“We also established a partnership with a software company to develop web applications last year,” says Shanmugam, “when one client wanted to create an e-bookstore for Scandinavian publishers. We have now developed analytics and detailed reports for the client for various e-bookstores. This ongoing project will ultimately provide an end-to-end solution for my client and his clients.”
Building new skills to provide upstream services such as design for iBooks Author and managing distribution for e-bookstores have become a focal point for Shanmugam. “The content digitization space has changed a lot in recent years and everyone now expects their content to display nicely and be user-friendly on smartphones and tablets. And with more tablets of varying sizes and models coming into the market at frenetic pace, e-book quality, features, and formats have also evolved accordingly. As a digital solutions company, we cannot afford to stand still. We must move with the times and add new services and capabilities as we go along.”
In recent months, major projects, especially those requiring conversion, have landed in Shanmugam’s tray. One is a five-year contract awarded by an international institute to convert backlist and new titles into Web-ready PDF, print-ready PDF, and EPub format. “The agreement is for us to deliver 3,200 titles in both Web- and print-ready PDF, and another 500 in EPub by the end of this year.” (For now, the team has the capacity to deliver between 60 and 100 e-books per week.) “We are also seeing an increased demand for projects involving scanning and digitizing backlist paperbacks into e-books.”
Work continues on digitizing 18th-century handwritten burial and cremation registers as well as old German books with Gothic fonts (see “Content Services in India 2012,” PW, Apr. 20, 2012). “Our team has delivered three million British burial and cremation records. Another million are in the process, and we expect to receive another five million in the coming years. For the German project, we have already turned 1,800 titles into print-ready PDFs optimized for print on-demand.”
This is the year of evolution at Thomson Digital, says executive director Vinay Singh. “We recognize the power of content and its usage, and most importantly, the limited support that has been given to non-English publications. Our success in Mauritius, where the facility is completely dedicated to French-language services, has provided the incentive for us to set up other specialized units for other European languages. Soon publishers will have access to our dedicated Portuguese and Spanish editorial units in Rio de Janeiro and Barcelona respectively. For us, it is about extending our existing relationships with clients, aligning our operations to their content needs in different locations, and being closer to these clients within their growing markets.”
The Mauritius operation has grown from a team of six in 2006 to more than 60 native French speakers serving all market verticals. That same commitment to expansion and exploration of new cities, languages and services has also brought Thomson Digital to Sikkim, India’s least populated state, in the northeast. Set to go live this month, the Sikkim facility is Singh’s big initiative and contribution toward the growth of his native state.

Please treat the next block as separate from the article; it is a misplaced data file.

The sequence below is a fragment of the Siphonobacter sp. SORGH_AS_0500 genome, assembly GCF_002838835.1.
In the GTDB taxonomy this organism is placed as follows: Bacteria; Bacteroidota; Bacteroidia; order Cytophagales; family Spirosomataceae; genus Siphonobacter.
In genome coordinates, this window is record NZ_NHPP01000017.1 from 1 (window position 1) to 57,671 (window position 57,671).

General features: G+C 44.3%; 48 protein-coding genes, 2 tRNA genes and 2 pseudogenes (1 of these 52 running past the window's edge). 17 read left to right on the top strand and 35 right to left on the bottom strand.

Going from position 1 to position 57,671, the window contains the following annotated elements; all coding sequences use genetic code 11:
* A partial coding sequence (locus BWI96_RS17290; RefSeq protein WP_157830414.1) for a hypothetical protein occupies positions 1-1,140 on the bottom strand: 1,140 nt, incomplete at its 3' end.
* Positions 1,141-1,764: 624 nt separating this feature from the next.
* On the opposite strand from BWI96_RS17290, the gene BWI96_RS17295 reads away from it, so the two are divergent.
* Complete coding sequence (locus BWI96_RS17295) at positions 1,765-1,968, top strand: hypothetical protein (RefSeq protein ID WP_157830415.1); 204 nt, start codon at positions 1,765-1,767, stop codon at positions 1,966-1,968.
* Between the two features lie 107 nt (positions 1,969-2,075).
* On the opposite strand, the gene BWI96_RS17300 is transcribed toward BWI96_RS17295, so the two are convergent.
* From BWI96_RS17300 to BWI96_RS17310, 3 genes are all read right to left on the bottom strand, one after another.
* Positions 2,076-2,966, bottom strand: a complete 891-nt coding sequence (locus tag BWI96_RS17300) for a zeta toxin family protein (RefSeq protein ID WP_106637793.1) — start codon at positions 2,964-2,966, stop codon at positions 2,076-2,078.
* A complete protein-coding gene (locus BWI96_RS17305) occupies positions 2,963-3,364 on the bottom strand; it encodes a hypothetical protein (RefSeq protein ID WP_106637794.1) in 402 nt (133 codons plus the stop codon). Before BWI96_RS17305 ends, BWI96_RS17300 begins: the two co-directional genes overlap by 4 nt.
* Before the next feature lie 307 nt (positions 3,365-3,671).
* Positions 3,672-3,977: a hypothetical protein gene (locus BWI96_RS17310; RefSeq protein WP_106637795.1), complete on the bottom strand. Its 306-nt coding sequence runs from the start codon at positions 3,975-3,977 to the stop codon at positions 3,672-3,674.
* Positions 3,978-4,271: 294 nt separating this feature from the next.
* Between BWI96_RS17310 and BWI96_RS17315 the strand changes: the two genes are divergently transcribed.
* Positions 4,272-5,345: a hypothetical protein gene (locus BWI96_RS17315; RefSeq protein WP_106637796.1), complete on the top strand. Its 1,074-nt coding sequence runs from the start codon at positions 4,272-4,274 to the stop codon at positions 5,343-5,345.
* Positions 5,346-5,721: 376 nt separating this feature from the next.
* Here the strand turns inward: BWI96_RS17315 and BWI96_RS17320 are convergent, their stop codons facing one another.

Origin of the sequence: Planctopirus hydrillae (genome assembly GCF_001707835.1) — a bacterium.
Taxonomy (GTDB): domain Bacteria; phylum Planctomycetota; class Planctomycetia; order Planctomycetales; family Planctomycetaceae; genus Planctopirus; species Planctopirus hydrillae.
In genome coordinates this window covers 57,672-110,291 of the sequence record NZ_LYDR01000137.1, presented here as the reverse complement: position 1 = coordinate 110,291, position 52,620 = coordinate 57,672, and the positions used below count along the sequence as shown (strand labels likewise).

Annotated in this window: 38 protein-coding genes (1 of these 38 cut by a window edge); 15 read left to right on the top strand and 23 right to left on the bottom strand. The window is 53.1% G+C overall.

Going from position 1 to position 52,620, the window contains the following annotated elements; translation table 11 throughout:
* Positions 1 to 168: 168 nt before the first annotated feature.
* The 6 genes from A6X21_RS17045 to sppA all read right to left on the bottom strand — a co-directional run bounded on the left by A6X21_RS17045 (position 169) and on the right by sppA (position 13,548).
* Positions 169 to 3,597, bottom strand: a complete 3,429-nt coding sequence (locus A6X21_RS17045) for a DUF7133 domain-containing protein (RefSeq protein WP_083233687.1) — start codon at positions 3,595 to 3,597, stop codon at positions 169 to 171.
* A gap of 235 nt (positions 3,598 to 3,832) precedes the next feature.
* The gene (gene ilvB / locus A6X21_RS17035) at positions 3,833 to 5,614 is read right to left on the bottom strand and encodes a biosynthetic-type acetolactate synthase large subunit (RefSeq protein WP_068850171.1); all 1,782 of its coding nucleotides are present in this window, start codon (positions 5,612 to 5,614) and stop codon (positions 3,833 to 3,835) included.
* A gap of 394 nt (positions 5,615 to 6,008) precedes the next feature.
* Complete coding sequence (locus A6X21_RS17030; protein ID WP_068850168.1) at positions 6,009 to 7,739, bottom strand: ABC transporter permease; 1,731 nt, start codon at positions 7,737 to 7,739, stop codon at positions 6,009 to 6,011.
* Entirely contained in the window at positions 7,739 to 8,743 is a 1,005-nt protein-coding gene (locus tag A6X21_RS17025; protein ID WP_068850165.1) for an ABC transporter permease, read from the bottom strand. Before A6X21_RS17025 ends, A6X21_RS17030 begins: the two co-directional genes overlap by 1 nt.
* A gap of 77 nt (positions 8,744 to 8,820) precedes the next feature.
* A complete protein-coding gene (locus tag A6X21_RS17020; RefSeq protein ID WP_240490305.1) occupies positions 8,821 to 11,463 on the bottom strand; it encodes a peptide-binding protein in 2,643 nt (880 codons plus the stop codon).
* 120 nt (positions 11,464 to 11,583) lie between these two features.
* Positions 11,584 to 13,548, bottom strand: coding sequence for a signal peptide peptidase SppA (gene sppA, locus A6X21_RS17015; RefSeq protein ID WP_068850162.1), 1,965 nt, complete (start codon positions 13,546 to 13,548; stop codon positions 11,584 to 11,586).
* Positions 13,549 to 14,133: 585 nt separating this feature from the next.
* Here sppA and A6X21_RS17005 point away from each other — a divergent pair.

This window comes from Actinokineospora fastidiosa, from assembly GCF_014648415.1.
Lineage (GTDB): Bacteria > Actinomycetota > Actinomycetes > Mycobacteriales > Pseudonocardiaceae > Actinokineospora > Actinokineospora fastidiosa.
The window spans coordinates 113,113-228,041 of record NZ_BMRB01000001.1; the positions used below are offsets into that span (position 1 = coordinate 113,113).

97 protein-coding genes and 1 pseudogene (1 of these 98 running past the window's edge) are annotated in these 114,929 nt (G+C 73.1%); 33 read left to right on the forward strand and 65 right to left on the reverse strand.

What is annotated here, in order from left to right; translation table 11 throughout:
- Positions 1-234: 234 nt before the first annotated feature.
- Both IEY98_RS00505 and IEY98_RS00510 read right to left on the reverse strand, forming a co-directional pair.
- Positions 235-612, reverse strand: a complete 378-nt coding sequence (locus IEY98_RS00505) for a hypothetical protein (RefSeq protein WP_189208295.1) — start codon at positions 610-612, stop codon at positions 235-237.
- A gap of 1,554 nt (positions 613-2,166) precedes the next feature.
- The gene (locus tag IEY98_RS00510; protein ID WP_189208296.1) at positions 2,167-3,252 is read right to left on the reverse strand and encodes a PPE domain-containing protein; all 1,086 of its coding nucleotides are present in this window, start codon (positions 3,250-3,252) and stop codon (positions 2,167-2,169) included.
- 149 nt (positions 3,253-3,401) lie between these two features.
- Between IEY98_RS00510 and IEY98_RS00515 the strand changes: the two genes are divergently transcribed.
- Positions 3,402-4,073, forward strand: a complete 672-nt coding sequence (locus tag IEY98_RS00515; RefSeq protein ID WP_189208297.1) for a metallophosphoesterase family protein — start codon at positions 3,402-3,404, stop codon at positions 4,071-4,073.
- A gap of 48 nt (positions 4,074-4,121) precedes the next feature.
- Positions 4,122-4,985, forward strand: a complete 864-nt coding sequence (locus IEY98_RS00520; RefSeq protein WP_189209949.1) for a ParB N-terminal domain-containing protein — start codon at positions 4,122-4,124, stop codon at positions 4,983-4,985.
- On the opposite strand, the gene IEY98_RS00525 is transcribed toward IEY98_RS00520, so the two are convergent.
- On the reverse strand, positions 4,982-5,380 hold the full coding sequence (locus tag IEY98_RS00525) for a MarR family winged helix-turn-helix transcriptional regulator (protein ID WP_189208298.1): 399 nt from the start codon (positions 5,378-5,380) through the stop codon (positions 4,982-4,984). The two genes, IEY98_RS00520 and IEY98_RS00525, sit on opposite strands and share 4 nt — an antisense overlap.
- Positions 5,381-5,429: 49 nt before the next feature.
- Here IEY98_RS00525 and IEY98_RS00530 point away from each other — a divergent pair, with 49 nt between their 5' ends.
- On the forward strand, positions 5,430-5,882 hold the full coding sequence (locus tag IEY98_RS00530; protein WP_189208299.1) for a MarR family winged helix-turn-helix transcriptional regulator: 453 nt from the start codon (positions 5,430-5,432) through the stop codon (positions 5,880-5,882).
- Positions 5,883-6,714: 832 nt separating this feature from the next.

Singh is focused on provided customers with a user-friendly, ergonomic, cost-cautious, all-in-one editorial product. “The whole publishing space is being redefined. Today’s readers have many options to explore and devices to support that exploration. For publishers, the urgent need is to move from core print products to parallel products. The latter has greater revenues attached to them, and the range is expanding. However, the technical solutions, and the right timing for providing such services are the avenues to explore. Ultimately, good and authentic content in multiple languages is what most clients are after, and Thomson Digital can provide that and more.”
While Singh is not divulging much, the beta version of a new product, TD-XPS, which has taken two years to develop, will be unveiled by the middle of this year. Providing a unique solution to authors, small and mid-sized publishers, and society journal publishers, TD-XPS is equally useful for large publishers as it can handle big volumes of work. Saving costs is the goal of this new product.
Adds Singh, “The pressing needs of multichannel publishing, content repurposing, localization, and new content requirements driven purely by technology demands a different treatment and approach. Small and medium-sized clients deserve to have the kind of technology and efficiency enjoyed by the top 10 publishers. TD-XPS is the answer: it is a product of its time—something much more than a publishing tool and one that can deliver at one-tenth of the conventional time frame.”
LearningMate: The Fast-Expanding E-learning Segment
Adaptive learning, personalized instruction, game-based learning, and collaborative/social learning models are shaping the current e-learning market. So is EPub 3, which is transforming e-books into interactive learning experiences, says CEO Samudra Sen of Mumbai-based LearningMate. “To support the changing nature of education, technology platforms designed for the management of big data, analytics, decision support systems, and reporting have been turning to the cloud. Meanwhile, the adoption of mobile devices, platforms, and applications will continue to pick up momentum.”
The popularity of mobile devices in e-learning is obvious, as seen in one recent LearningMate project in which the human anatomy is replicated in HTML5. “It took deft engineering to split 3-D models into thousands of frames and stitch them back seamlessly to create interactive animation that students can view, rotate, and interact with. And we did this at an amazingly low cost that makes it possible to create many such 3-D transformations in HTML5 for other projects,” adds Sen, whose team also worked on a professional teacher-training platform (based on social learning constructs), e-book engines, and a cloud-based data processing portal for a U.S. state department of education.